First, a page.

Building stuff!

And now for something completely different (pt 1)

by on Mar.19, 2020, under General, Hardware

And by “different”, I obviously mean “anything at all”. Normally I wouldn’t write up something like this – which part of  the reason this site gets updated so infrequently – but right now I’m not burning a chunk of the day commuting, so what the heck…

Back in the ancient and near-forgotten times of the last days of 2019, our venerable washer-dryer stopped working. This was honestly not overly surprising for a device nearly nine and a half years old, but it was… inconvenient, at the very least. Better yet, it wasn’t showing any error codes! It would simply refuse to run any programs with an “Err” message. In order to find out what was really happening I had to put it into a maintenance diagnostic mode, where it finally gave an error code… except it was an error code that doesn’t appear in the manual! After much consultation with the great Internet Oracle I determined that the error was trying to tell me that either the heater element was out, the heater relay was broken, or that the deep state had infiltrated our lives in a subtle plan to use our washer-dryer as a portal for alien overlords.

Upon opening it up and applying lots of cursing I discovered the real culprit: the relay was fine, as was the heater, but a SMD diode was blown, and a corroded track on the main board had broken. And no trace of aliens, either. I was able to replace the diode with an equivalent scavenged from another old board I had in my pile of it-might-come-in-handy-some-day parts, and solder in a wire to bridge the damaged track, but the machine was obviously not much longer for this world. After much intensive research by my better three-quarters, we bought a new machine and awaited its delivery with baited breath.

And it works great, does a good job, except for one issue: it turns itself off a few minutes after it has finished a program. When the old machine finished a program, it would leave the display on and you could tell there was stuff in there that needed to be taken out… the new one, in the name of power efficiency, doesn’t do that and that has lead to things being forgotten in the machine for hours. Normal timers aren’t useful, because they go off and might be ignored at the time, and then forgotten about.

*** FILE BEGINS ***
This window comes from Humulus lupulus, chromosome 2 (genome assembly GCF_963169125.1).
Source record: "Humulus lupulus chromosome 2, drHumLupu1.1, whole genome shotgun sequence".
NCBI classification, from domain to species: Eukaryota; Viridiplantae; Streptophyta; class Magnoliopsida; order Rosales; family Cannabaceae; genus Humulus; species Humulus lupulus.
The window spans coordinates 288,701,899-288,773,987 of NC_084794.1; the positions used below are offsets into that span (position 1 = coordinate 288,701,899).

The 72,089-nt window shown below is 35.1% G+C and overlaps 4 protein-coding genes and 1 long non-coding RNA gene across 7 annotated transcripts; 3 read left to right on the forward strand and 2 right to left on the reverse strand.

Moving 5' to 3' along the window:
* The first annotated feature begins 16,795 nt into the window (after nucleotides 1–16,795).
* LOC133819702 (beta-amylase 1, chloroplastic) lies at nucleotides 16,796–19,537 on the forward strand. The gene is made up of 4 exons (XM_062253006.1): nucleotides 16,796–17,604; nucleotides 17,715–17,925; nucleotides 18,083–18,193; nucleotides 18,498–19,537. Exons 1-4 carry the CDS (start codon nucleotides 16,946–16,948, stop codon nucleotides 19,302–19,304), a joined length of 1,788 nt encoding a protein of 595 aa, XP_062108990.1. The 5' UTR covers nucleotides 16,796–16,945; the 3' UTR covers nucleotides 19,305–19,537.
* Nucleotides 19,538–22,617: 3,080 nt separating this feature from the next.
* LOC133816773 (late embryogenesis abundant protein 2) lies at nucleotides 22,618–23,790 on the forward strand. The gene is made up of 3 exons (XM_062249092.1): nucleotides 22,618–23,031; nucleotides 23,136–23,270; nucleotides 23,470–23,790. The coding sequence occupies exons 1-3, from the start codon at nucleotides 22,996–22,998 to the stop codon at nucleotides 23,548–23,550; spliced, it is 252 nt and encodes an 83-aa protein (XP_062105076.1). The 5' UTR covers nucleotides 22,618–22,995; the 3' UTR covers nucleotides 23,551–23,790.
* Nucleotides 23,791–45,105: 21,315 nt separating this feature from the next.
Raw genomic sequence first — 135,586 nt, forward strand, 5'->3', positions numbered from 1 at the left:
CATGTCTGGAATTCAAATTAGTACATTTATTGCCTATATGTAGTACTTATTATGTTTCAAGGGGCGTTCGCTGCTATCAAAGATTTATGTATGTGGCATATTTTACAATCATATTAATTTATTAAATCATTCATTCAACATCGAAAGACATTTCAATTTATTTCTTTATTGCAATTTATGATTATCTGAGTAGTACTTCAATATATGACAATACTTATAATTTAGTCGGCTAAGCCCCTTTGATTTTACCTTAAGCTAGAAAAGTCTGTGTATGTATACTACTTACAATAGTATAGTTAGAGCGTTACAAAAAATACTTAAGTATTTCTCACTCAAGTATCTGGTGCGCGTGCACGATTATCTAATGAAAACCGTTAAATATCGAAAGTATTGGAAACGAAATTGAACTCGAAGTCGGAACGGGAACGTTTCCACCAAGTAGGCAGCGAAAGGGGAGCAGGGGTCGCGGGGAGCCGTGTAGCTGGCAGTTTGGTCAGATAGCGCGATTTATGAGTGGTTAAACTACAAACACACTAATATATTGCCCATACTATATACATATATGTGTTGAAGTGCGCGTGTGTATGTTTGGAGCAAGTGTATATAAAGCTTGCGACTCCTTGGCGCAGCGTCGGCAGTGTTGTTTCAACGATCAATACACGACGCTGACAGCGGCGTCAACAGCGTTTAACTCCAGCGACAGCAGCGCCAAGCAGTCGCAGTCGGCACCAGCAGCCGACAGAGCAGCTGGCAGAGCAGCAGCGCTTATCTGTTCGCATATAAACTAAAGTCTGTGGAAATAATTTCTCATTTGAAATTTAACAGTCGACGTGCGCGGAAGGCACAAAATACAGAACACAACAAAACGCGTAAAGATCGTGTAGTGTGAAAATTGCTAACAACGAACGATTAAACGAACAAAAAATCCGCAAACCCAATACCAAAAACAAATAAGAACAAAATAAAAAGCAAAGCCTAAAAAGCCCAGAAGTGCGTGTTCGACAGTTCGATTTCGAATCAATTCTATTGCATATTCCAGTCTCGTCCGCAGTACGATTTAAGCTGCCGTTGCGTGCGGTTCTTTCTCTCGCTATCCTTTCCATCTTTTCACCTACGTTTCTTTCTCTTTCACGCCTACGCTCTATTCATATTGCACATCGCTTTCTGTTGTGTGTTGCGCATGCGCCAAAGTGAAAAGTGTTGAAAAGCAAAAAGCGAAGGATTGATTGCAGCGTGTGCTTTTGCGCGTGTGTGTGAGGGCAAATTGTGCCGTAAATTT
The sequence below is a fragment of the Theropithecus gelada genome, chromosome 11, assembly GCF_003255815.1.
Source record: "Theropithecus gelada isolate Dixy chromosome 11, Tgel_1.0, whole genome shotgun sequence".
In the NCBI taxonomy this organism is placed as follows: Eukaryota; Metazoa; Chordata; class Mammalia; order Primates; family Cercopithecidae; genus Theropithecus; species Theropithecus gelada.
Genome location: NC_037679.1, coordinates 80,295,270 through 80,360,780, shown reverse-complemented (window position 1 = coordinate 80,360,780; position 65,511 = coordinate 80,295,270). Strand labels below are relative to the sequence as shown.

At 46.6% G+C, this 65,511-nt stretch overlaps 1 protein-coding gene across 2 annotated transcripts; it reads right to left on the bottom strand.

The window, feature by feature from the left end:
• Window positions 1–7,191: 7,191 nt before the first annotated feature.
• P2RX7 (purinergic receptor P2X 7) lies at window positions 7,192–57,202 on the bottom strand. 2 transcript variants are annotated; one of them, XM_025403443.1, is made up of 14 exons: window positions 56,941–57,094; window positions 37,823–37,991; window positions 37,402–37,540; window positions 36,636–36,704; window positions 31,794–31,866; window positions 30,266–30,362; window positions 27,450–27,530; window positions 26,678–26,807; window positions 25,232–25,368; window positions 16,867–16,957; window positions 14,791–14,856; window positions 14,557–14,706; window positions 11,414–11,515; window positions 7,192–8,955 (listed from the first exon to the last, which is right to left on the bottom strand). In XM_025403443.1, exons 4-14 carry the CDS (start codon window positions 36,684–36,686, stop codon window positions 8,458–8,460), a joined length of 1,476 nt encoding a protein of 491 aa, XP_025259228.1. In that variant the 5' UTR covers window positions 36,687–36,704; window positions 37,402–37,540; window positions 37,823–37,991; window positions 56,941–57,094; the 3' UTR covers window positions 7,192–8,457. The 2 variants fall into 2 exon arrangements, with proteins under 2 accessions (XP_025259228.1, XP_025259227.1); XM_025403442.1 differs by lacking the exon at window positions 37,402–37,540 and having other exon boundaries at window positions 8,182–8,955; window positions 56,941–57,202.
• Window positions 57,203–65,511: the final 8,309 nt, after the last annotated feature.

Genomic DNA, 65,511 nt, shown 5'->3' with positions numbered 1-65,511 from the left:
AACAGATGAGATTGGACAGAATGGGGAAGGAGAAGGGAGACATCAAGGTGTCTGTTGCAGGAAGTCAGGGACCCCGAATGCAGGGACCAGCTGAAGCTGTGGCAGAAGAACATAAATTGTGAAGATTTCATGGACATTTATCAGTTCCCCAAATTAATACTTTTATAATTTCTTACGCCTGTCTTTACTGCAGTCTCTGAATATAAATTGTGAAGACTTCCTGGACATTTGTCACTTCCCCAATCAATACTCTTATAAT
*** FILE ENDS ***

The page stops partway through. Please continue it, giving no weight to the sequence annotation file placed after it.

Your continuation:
So, I’ve decided to build something a bit more in line with our needs.

After discussion with my better three-quarters, the main requirements are:

  • NO CAPES BEEPS. Beeps are the mind-killer.
  • Visual indication that the program is in progress/done, preferably eye-catching to make it easily noticeable.
  • Needs to remain on, none of this auto-off shenanigans.
  • Simple to operate – this is something in addition to setting the program going, so minimising the faff is important.
  • No doing anything that unravels the fabric of reality itself, allowing dark, unliving, unnamable things to crawl from the fathomless void beyond into the fragile circle of firelight we inhabit. Again.

The working plan is for a button to turn the device on, at which point the button light comes on. Once on, pressing the button multiple times sets a rough program time, and if it is held down it turns the device off. A bar graph will indicate time/progress and to allow for a more eye-catching display after the program time is up.

Back in my misspent youth – in the days when Maplin sold actual components rather than overpriced cables, and RS Components wouldn’t even deign to speak to you unless you had a business account and knew the secret handshake – normal people who didn’t have access to serious tools would build something like this with discrete components: counter ICs, LED driver chips, much ingenuity, and a continuous series of creative expressions of frustration. On the other hand, the only sane approach these days is to use a microcontroller board like an Arduino for the control logic. There’s really no sense in trying to implement it any other way, and it also gives the flexibility to change the logic after the fact, rather than have everything locked in cold, unrelenting, unchangeable hardware. An Arduino Nano is more than capable enough for this, and will give scope to expand if additional features are needed later.

As for the rest, the Grove LED Bar is a nicely-built module that takes serial data and drives a multi-colour 10 segment LED bar graph, with intensity control for each LED, and an illuminated push-button switch will round off the controls (because who doesn’t like buttons that light up?)

The circuit is almost ridiculously simple, as long as the details of the Nano and Grove LED Bar are glossed over:

Note: I discovered later that D1 and D0 are not good choices here – see part 2 – so the finished thing uses a different circuit than the one given here!

Block circuit diagram

There needs to be a bit of circuit board to neatly provide connections to the Arduino, and for a more complex problem a proper PCB might be worth it. However, in this case a bit of stripboard will be more than sufficient, and that looks something like this:

The illuminated push-button switch presents bit of a problem, however. The Nano’s digital outputs provide 5V when high, and trying to find illuminated push-button switches with 5V rated LEDs is stupidly difficult: there are some out there, but they tend to be obnoxiously expensive. You can easily find 12V, 14V, 24V, even all the way up to 240V versions, but asking for anything below 12V is like asking for gold plated hen’s teeth.

I have a plan to address that, however – and that will be in Part 2.


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